Sonarworks’ SoundID tailors sound just for you, and it’s portable to any device, music platform, and … [+]
Most of us don’t think too much about the sound we’re hearing from our headphones. We just know what sounds good and what doesn’t, and obviously gravitate to the former.
What if I told you there was a technology that could make all headphones sound just as good — a sound specific to you, tailored to your preferences? Well, it exists: It’s called SoundID, and I experienced it first-hand at CES 2020, Playing the same song through plush high-end headphones and some cheap analog cans sounded almost identical.
The Latvia-based company behind the tech, Sonarworks, specializes in creating software that helps calibrate equipment in music studios. When the company turned its eyes to the consumer market, it quickly realized the neutral or “flat” frequency response that music producers prefer wasn’t the goal.
“We’ve done the research — different people like different sounds,” says Martins Popelis, co-founder of Sonarworks. “This one-size-fits-all approach to trying to build the best possible sound for somebody is really a dead end.”
If everybody has different preferences with regard to music, how do you account for them? This is where SoundID comes in: the app walks you through creating your own acoustic profile, playing clips of generic tracks, repeating them with the sound tweaked, and asking which ones you prefer — just like an eye test, but for sound. When you’re done, the software knows how to adjust audio just for you.
Even better, it can adjust audio based on your headphones. The app has access to a vast library of headphones; after you tell it which model you have, it can tweak the sound to match. That way, your music sounds consistent from pair to pair (at least within their acoustic capabilities).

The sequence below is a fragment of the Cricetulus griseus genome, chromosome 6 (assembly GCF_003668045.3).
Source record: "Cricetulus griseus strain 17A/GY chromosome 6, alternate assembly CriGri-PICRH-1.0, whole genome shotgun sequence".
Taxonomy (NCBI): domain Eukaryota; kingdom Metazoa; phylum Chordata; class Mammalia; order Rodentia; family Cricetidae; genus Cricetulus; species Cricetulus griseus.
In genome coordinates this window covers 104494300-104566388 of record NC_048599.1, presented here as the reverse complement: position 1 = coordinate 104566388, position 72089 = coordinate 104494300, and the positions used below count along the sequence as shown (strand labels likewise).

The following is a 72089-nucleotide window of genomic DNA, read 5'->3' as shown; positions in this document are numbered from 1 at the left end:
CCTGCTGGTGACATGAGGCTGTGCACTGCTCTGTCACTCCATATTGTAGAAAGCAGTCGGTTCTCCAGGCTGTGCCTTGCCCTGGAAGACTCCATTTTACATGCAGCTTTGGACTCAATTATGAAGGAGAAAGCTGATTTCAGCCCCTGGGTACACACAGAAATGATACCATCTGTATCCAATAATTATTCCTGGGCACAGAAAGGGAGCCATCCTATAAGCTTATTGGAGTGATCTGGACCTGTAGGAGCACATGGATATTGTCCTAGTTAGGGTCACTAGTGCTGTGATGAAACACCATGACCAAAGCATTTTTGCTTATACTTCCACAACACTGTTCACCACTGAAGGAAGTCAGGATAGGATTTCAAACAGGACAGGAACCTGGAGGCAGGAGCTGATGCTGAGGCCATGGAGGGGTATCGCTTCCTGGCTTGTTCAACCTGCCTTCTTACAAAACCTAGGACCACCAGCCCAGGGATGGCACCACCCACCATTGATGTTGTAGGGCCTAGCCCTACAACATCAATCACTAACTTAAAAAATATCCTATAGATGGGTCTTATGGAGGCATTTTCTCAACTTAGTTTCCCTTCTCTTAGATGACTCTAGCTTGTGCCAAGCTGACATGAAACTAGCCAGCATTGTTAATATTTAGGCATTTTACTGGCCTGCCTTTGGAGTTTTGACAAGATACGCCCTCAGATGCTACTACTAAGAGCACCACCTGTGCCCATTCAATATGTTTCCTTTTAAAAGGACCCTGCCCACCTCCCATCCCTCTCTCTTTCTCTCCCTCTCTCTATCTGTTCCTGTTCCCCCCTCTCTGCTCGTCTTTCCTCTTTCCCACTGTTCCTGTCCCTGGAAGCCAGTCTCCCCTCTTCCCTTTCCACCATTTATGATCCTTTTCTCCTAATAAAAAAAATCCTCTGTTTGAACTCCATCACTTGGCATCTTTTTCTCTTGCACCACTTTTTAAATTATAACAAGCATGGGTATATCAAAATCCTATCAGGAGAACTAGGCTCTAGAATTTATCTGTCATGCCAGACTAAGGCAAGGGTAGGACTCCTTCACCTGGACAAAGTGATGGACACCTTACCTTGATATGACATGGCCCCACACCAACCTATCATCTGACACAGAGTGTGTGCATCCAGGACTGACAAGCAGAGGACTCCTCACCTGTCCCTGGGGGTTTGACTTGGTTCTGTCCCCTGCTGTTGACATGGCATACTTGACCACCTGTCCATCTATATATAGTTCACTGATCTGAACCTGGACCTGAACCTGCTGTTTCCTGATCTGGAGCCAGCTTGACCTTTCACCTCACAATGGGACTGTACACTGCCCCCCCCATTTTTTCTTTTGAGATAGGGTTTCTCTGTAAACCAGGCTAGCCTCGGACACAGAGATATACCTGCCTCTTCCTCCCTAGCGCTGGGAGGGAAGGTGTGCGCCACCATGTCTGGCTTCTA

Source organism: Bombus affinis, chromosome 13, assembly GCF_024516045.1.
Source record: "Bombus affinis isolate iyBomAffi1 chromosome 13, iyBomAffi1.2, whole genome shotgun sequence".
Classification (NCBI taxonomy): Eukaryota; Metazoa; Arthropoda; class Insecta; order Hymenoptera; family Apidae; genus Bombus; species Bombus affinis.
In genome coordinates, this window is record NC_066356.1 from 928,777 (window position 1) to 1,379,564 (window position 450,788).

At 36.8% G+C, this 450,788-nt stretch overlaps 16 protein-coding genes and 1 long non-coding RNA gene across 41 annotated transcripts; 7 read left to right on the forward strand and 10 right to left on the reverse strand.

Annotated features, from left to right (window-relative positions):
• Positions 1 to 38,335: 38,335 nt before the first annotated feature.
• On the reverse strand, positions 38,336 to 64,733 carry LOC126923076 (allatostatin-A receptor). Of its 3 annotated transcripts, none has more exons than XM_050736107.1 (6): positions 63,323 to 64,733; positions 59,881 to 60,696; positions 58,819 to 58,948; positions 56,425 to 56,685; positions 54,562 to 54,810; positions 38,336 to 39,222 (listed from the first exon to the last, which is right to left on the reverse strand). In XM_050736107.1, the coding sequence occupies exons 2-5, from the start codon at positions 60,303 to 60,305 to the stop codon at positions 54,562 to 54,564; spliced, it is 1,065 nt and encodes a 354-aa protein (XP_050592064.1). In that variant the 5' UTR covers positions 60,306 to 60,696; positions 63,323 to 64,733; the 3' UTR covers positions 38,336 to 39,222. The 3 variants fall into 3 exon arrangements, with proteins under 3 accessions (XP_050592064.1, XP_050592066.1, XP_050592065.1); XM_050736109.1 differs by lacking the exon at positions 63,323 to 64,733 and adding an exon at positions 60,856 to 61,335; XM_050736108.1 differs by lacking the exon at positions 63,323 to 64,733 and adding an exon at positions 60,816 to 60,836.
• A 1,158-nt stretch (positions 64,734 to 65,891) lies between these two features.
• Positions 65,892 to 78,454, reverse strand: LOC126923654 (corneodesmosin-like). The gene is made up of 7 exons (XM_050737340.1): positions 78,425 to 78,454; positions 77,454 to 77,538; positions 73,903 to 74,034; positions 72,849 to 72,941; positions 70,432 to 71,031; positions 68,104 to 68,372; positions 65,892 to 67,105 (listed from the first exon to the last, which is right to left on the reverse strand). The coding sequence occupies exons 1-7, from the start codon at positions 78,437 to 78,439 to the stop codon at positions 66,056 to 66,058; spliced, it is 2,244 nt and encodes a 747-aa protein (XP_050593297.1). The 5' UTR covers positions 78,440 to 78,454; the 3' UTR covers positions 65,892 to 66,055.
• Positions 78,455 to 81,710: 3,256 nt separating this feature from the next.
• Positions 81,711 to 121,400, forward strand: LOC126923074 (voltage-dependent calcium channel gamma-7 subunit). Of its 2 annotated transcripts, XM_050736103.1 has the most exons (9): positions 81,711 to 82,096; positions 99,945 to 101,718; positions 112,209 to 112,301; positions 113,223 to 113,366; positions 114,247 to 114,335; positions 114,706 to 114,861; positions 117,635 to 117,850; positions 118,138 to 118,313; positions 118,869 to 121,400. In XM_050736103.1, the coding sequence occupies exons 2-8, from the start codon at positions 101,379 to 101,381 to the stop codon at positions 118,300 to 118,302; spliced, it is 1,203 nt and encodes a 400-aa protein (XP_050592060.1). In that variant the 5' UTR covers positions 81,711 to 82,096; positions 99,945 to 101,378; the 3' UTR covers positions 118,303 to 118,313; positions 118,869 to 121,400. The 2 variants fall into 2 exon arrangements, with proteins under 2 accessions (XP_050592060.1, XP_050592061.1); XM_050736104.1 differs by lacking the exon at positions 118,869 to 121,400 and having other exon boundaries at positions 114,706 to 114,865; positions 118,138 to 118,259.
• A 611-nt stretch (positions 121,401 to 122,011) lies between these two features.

And it works, at least at a demo. After setting up my SoundID on a demo iPhone, I listened to Radiohead’s “High and Dry” through some inexpensive Sony headphones. Raw, the music was tinny, with smushed bass, but SoundID made the whole soundstage sound much larger, and the guitar much cleaner. In short, it was better.
The best part was the experience was portable. Using the SoundID I set up, I listened to the same track over some much more expensive Focal headphones. Here, the raw music sounded very good already, but the SoundID still found room for improvement, making the acoustics sound slightly — but noticeably — more open.
“We really envision this becoming an ecosystem,” says Popelis. “You can kind of log into different devices with your SoundID, and you can actually have a consistently good personalized sound experience — for yourself.”
In theory, once you have a SoundID, you could use it with any device, service, or pair of headphones. The only (major) issue is those things need to support it, and right now not much does. The ideal solution is the platform: Where you open up your settings on Apple Music or Spotify, and upload your SoundID — similar to a single sign-on, but for audio — but whoever operates the service would need to enable it.
A hardware alternative would be to install your SoundID directly on your headphones, and Sonarworks already has a partner for that: 1More. The headphone company intends to start integrating SoundID into its hardware by the end of 2020.
SoundID might never get the support it needs, and considering a similar idea from Creative Labs never took off, Sonarworks certainly has an uncertain road ahead. But the vision — your own ideal sound applied to everything you listen to, making headphones, codecs, and playback devices almost irrelevant — is tantalizing to think about. And it works, at least to my ears. Which is kind of the point.